In some other cases even when the contract is valid in law, it may be rendered voidable in equity on the ground of mistake.
The general thinking used to be that mistakes could not be operative in law until in case of Kleinwort Benson v Liverpool City Council3 when the House of Lords declared that this rule is not part of English law. Treitel4 has considered the laws relating to mistake under five headings: Common Mistake; Mutual Mistake; Unilateral Mistake; Mistake as to Identity; Mistake Relating to Documents.
While commentators are not agreed as to the classifications of Mistake, Treitel5 in his book; The Laws of contract, 11th edition, deals with Mistake by contrasting Mistake nullifying consent (Parties reach agreement which is based on a fundamental mistaken assumption) with Mistake negativing consent (Where mistake prevents the parties from reaching an agreement e.g. where they intend to contract about different things).
Some commentators have gone on to divide mistake into two parts, that is, common mistake shared by the parties, and mistake in communication. In a common mistake shared by both parties, although both parties apparently in agreement, have entered into the contract on the basis of a false and fundamental assumption. It is called common mistake since both parties make the same mistake. The contract is not necessarily void at law in these circumstances.
In the case In the case of Bell v Lever Brothers Ltd.6, definition of common mistake in contract law was made. During March of 1929 the Niger Company, which dealt in trade in the western African area, was merging with a rival company and wanted to get rid of two employees Mr. Bell and Mr. Snelling, who were hired as chairman and vice-chairman of the company. Chairman D'Arcy Cooper on behalf of Lever Brothers7 made a deal with Bell and Snelling to leave the company in exchange for a sizable compensation (a "Golden handshake8"). At the time of the agreement both parties believed that the employment contract had not been breached and thus the company would not have been able to terminate Bell and Snellings' employment under any other circumstances. It was later revealed that there was in fact grounds for termination at the time of the agreement as Bell and Snelling had used their positions to make a secret profit for themselves.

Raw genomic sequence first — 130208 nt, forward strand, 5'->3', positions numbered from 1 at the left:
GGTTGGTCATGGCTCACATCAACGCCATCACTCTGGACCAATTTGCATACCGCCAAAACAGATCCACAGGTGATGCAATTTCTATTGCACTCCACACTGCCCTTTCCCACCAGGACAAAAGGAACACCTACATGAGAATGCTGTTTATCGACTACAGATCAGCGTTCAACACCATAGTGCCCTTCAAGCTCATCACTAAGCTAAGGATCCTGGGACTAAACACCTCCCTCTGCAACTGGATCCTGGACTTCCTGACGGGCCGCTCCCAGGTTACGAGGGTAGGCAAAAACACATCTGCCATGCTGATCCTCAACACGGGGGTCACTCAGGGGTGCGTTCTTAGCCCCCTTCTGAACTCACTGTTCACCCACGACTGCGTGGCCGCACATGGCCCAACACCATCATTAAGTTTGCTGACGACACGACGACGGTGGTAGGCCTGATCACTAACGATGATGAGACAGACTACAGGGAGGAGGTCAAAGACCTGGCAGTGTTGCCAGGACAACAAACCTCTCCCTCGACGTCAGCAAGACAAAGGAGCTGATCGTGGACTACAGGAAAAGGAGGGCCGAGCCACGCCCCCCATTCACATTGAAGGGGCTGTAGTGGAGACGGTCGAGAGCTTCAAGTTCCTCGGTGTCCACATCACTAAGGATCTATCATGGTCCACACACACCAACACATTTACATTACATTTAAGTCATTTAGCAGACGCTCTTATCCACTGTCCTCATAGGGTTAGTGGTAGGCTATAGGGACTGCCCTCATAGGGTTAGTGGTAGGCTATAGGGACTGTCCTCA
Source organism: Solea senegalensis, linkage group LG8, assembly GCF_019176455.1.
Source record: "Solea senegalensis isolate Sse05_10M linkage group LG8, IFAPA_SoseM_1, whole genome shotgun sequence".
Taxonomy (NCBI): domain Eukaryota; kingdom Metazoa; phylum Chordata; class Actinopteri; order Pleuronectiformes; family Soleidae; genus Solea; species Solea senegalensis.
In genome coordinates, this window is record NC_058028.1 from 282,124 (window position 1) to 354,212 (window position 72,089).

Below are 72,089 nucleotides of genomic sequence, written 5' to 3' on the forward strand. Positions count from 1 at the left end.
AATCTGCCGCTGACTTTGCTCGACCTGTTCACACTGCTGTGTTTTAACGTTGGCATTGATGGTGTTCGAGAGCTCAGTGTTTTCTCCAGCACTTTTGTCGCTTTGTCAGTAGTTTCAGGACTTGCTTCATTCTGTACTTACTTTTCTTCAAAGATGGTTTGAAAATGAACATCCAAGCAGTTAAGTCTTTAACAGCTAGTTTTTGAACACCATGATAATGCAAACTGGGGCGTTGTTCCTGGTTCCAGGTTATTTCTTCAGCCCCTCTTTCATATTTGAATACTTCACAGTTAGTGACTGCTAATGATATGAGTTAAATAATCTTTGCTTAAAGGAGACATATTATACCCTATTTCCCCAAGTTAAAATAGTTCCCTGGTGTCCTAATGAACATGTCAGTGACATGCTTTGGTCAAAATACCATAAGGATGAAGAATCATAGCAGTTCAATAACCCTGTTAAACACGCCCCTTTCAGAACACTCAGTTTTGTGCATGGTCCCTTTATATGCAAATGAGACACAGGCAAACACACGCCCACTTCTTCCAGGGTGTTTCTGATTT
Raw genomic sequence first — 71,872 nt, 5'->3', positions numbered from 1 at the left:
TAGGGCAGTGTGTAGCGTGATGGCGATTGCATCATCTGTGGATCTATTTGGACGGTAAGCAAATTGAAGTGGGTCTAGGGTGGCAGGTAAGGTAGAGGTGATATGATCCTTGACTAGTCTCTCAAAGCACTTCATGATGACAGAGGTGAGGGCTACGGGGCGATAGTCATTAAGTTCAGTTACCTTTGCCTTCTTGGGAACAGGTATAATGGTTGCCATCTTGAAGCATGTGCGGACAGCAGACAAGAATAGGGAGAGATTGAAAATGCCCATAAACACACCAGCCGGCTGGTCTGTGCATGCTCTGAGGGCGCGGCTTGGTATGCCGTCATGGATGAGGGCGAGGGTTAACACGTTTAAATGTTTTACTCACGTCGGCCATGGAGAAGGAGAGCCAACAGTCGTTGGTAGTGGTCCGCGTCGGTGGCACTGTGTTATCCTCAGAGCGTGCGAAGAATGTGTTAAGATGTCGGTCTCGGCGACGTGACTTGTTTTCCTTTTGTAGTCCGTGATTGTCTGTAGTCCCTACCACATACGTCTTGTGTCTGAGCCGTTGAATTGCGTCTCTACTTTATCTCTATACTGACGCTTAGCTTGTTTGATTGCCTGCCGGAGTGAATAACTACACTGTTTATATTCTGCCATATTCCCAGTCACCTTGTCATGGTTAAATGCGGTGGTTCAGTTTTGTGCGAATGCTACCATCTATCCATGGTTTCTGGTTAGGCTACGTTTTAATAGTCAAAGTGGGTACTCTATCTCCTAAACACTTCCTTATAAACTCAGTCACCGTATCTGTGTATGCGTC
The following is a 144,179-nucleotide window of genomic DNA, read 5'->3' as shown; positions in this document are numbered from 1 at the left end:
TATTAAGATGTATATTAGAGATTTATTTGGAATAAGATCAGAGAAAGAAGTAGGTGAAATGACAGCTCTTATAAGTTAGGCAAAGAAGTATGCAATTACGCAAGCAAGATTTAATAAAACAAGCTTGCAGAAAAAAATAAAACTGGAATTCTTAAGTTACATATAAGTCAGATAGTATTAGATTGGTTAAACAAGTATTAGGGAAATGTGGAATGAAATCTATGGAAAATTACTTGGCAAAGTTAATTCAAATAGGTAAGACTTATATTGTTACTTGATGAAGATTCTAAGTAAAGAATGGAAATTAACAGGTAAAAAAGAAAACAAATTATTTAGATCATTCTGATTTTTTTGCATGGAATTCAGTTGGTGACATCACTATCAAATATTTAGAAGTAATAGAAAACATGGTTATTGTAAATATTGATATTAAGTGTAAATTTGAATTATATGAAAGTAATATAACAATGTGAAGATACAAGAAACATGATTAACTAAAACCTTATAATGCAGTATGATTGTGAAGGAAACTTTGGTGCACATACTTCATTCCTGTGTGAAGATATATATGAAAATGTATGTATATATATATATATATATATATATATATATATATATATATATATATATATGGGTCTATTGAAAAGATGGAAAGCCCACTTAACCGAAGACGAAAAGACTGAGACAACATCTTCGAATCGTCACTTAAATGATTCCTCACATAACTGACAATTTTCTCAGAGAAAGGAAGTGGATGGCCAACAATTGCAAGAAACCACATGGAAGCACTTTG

Lever brought an action claiming recission of the compensation agreement because of mistake of fact.
At trial the jury found that Bell and Snelling's illicit dealings breached the employment contract and that if the Lever Brothers had known they would not have entered into the agreement. Furthermore, the jury found that at the time of the agreement Bell and Snelling did not have in mind their illicit acts.
Lever Brothers pursued the case vigorously as it considered the behavior of Bell and Snelling simply unacceptable. To appreciate this legal battle you have to understand the background of the personalities involved. Francis D'Arcy Cooper - a senior partner with his uncle's accountancy firm Cooper Brothers and staunch Quaker9 - became chairman of audit client Lever Brothers in the early 1920s. He was hired by Lord Leverhulme10 when the banks were threatening to call the loans on the company due to devastating losses incurred by the newly acquired Niger Company that crippled Lever Brothers. Cooper arranged financing from Barclays Bank under the